A little belated, but here’s my Mt Aix trip report from May 24.
A couple weeks ago the Forest Service road to the Mt Aix trailhead had been under piles of thick snow. I nearly stranded my car in slushy mud puddles before reaching this thick snow for a bit of hiking with the dogs. As I rolled up at 8 in the morning two Sundays ago though, almost all of that snow had melted out, leaving dry road and just a couple of relatively short stretches of frozen hardpack in the shade. The Focus barely cleared the first stretch, the underbody scraping lightly as I gunned it past. It did not clear the second, grinding to a stop thirty feet in. No going forward, no reversing, the car sat perfectly perched on a layer of ice in the middle of the road. Well, this is going to cut into my hiking time. I immediately got out and started kicking the snow I could kick and hacking away at the snow under the car with a log like a Neanderthal.
After about half an hour on hands and knees, and much blood loss from the bludgeoning of my knuckles, I remembered that I had my ice axe in the back of the car and this sped up the hacking process tremendously. I then proceeded to wake the forest with a noisy cycle of repeated engine revs as I painstakingly reversed course back onto dry road. In total I was setback an hour, but I suppose it could’ve been worse. I parked my car on the side of the road and hiked three quarters of a mile to the trailhead.
Less than five minutes after I started hiking a pickup truck and a Subaru Outback came zipping past, evidently clearing the same stretch of snow I’d been stuck without any issues. I was happy to find the early part of the Mt Aix trail to be dry as it switched-backed upward through the alpine-covered side of Nelson Ridge. There were patches of snow where the trail lost its tree cover, but not enough to soak my feet until about halfway up the ridge where the trail completely disappeared.
Now off the trail, I followed a gully up, figuring that would be my best bet for finding my way back if need be, and was happy to stumble onto a single set of foot print in the frozen snow. Happy because one, this seemed to be a good indication of heading the right direction, and two, it meant I didn’t have to kick my own steps in the steep snow slope. Forty five minutes later, I met the owner of the footprints as he came glissading down the slope. A few minutes after that I reached his campsite and my footprint guide ended. The late morning sun had started to soften the snow just enough though, so that even without crampons my footing was reasonably solid. I wished I had brought a topo map as I broke the treeline and tried to decide on a direction. I opted for straight up and took careful stock of my location as I headed for the exposed scree slopes above the snow.
I would later learn that the correct path follows a gentler traverse to the south. The scree was exceedingly unpleasant, saturated with meltwater and constantly shifting around my feet as I clawed my way up. Two steps up, one slide back. It was absolutely worth every ankle roll though as I topped out on the high point of Nelson Ridge (elevation ~7550 ft) to one of the nicest panoramas I’ve ever seen. Click the image below for a labeled full 360 degree view:
Rainier dominated right in front of me, Bumping Lake shimmered down below, Adams, St Helens, and the Goat Rocks stood out to the south (fronted by Birmarck Peak), the Stuart Range was stark to the north, and following the ridge Mt Aix loomed a couple miles to the southeast.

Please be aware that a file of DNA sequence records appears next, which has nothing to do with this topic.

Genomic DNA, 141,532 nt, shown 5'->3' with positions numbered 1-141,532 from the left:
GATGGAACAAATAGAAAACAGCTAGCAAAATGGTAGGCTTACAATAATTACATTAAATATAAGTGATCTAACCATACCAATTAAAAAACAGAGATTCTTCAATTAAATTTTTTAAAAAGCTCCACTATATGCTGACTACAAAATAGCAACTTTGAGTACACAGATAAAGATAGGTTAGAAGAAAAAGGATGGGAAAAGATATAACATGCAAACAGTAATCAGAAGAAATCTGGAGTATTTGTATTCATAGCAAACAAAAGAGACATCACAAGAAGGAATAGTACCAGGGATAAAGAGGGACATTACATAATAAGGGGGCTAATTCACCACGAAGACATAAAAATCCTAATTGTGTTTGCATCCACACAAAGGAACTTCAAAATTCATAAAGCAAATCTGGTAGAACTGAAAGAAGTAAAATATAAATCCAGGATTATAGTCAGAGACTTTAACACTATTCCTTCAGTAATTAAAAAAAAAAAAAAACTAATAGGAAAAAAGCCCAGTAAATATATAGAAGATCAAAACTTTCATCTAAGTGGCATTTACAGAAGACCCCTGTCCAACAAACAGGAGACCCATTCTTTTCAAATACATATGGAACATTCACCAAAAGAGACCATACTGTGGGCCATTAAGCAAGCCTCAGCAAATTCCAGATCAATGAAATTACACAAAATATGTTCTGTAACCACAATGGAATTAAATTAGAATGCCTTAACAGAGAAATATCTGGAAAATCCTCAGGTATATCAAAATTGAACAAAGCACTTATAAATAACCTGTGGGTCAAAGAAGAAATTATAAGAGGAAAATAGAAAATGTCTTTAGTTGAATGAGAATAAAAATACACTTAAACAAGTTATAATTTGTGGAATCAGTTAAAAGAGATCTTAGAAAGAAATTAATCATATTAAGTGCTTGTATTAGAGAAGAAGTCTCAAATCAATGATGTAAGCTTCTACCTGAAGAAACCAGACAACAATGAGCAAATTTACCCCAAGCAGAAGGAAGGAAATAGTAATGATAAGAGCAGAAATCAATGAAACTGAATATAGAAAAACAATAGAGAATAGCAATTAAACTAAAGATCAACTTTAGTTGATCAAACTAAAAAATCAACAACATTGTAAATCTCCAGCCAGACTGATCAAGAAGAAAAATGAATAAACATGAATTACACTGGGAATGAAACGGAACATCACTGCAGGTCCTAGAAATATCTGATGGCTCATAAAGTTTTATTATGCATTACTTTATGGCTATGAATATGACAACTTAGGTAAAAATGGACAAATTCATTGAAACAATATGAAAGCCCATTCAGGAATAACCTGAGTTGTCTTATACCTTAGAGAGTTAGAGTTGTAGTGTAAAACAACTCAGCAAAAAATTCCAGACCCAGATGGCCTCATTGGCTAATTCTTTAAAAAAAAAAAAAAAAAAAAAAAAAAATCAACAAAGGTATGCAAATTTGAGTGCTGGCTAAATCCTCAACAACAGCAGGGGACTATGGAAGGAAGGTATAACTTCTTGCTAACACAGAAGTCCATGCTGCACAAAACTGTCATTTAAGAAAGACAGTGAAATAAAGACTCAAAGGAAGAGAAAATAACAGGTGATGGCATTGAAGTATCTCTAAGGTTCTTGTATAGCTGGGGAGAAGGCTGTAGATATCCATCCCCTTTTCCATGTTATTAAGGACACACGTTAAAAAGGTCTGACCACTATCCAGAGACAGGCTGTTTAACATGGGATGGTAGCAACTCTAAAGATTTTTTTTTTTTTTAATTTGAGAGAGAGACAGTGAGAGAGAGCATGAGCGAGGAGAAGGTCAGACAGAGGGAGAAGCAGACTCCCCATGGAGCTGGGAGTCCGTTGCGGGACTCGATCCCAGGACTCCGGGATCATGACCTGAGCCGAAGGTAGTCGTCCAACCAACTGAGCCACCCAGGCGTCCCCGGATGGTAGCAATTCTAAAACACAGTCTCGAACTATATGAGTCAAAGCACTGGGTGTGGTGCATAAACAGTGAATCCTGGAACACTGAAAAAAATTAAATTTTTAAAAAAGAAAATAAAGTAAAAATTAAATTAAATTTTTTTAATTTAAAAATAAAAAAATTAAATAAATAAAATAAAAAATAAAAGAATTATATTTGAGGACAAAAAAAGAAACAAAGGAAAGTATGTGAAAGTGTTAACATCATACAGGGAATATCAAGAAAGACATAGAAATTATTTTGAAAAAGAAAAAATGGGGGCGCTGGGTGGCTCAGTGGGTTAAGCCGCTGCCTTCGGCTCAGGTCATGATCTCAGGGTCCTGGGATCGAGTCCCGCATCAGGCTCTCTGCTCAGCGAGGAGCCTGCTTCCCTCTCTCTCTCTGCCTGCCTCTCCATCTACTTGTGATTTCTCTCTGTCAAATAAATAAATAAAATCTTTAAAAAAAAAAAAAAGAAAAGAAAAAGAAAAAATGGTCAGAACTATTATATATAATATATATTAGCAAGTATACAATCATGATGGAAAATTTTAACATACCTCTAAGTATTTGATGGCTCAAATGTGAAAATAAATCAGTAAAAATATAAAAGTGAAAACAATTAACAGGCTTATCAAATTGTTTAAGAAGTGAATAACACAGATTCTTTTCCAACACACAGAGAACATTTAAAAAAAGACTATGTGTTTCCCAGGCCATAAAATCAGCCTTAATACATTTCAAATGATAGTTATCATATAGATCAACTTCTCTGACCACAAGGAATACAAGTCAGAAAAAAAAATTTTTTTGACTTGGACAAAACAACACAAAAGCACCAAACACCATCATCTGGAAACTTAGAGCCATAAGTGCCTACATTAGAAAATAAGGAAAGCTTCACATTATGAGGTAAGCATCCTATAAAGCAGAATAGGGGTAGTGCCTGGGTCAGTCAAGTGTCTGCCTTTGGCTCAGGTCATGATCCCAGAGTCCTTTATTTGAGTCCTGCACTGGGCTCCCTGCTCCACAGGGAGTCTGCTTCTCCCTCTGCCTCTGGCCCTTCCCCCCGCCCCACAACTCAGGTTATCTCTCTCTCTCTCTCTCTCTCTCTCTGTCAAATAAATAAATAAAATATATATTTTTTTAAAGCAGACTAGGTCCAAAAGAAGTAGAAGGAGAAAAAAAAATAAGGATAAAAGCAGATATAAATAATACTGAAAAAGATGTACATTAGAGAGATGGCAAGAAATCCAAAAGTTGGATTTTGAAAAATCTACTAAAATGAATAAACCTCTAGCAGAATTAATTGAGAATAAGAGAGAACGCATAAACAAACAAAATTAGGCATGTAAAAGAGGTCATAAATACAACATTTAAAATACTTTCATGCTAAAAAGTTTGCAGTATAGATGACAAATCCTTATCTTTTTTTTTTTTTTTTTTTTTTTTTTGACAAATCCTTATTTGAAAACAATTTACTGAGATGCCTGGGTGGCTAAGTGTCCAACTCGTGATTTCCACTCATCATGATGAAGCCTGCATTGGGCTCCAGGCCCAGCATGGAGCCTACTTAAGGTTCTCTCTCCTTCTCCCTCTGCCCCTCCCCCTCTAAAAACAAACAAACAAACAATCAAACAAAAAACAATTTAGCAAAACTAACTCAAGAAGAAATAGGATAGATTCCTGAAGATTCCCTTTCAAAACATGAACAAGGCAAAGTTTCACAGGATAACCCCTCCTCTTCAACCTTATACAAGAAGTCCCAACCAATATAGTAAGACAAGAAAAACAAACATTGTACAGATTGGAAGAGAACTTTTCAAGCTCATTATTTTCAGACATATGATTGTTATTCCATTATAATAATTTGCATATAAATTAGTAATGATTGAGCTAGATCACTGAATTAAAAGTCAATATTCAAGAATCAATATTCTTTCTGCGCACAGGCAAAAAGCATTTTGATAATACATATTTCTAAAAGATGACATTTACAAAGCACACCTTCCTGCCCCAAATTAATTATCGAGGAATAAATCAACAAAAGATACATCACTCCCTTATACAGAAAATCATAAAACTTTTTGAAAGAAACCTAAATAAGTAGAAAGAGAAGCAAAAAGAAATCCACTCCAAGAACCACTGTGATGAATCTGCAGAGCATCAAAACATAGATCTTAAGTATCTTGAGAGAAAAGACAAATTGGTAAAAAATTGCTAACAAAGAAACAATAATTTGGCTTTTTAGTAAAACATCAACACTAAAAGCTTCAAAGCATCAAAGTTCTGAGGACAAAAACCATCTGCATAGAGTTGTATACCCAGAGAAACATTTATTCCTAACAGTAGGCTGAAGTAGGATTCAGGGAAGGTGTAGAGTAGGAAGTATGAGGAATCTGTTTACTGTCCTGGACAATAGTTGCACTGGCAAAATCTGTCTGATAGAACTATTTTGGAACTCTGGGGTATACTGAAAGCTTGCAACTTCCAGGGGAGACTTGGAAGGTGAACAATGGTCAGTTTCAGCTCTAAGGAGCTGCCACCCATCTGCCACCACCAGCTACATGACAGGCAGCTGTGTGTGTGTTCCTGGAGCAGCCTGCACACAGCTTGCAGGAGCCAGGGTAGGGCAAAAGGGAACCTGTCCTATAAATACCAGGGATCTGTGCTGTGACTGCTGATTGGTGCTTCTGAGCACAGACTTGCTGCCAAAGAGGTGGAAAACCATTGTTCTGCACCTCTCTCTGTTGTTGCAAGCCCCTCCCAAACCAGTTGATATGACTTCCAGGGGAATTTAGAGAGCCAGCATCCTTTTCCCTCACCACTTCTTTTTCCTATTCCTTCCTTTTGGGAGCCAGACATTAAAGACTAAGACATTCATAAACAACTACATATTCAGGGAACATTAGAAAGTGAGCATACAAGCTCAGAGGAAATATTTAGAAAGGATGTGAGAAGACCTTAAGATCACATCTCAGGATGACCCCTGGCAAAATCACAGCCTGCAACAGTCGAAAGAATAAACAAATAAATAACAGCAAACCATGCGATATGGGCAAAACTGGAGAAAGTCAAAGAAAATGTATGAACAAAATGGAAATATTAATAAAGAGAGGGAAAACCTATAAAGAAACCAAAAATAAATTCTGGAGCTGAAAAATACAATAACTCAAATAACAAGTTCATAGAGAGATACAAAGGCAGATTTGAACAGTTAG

I had been pouring sweat coming up, but now with a light breeze blowing at the peak I pulled on a light fleece and wind pants then sat down to refuel and relax. I finished the second of three peanut butter and jelly sandwiches that I’d brought and knocked back a package of Sour Patch Kids eXploders, then contentedly stretched out, enjoying the solitude of my vantage.
In my head I started to call it a day, rationalizing that the goal all along had been to get some exercise and see something beautiful (how could it get much better?), and not necessarily to climb an official summit. Mt Aix looked to be another hour of hiking away and I had dogs at home waiting to be let out. So I sat at my assumed final destination for about half an hour letting my snow-soaked feet dry out for the home trek. But, as so often happens curiosity got the best of me. First I just wanted to take a closer look at the cornices perched lower on the ridge like shark fins (left picture below). Then, well, I’m almost at the next peak, let’s see what’s up there. Then, ah who am I kidding, let’s just run up to the top of Aix real quick. The right picture below is looking back at the Peak on Nelson Ridge where I had been relaxing.
Friends who I’ve hiked with I’m sure will tell similar stories. I have plenty of past experience that tells me that I’ve never regretted just going a little further. So I scrambled up to the top of Mt. Aix (about 45 minutes from peak to peak). The views were roughly the same as from Nelson Ridge, obviously minus the view of Mt Aix and plus the view of the ridge. Left top: Looking up at the trail to the Mt Aix summit. Right top: view from the summit looking toward Mt Adams. Left bottom: Nelson Ridge in the foreground with Rainier behind. Right bottom: Mt Aix, elevation 7766 ft.
I stayed about five minutes then trotted back down the slope. Back on the ridge the solitude was finally broken when I met a couple with a Golden Retriever (with little red dog boots on) lounging in the sun. I talked with them for a few minutes before following their footsteps (on the correct trail bearing) down the west side of the ridge. I made good time plunge-stepping through the now soft snow back under the tree line, then jogged most of the way back to the trailhead. 90 minutes from the Mt. Aix summit back to my car.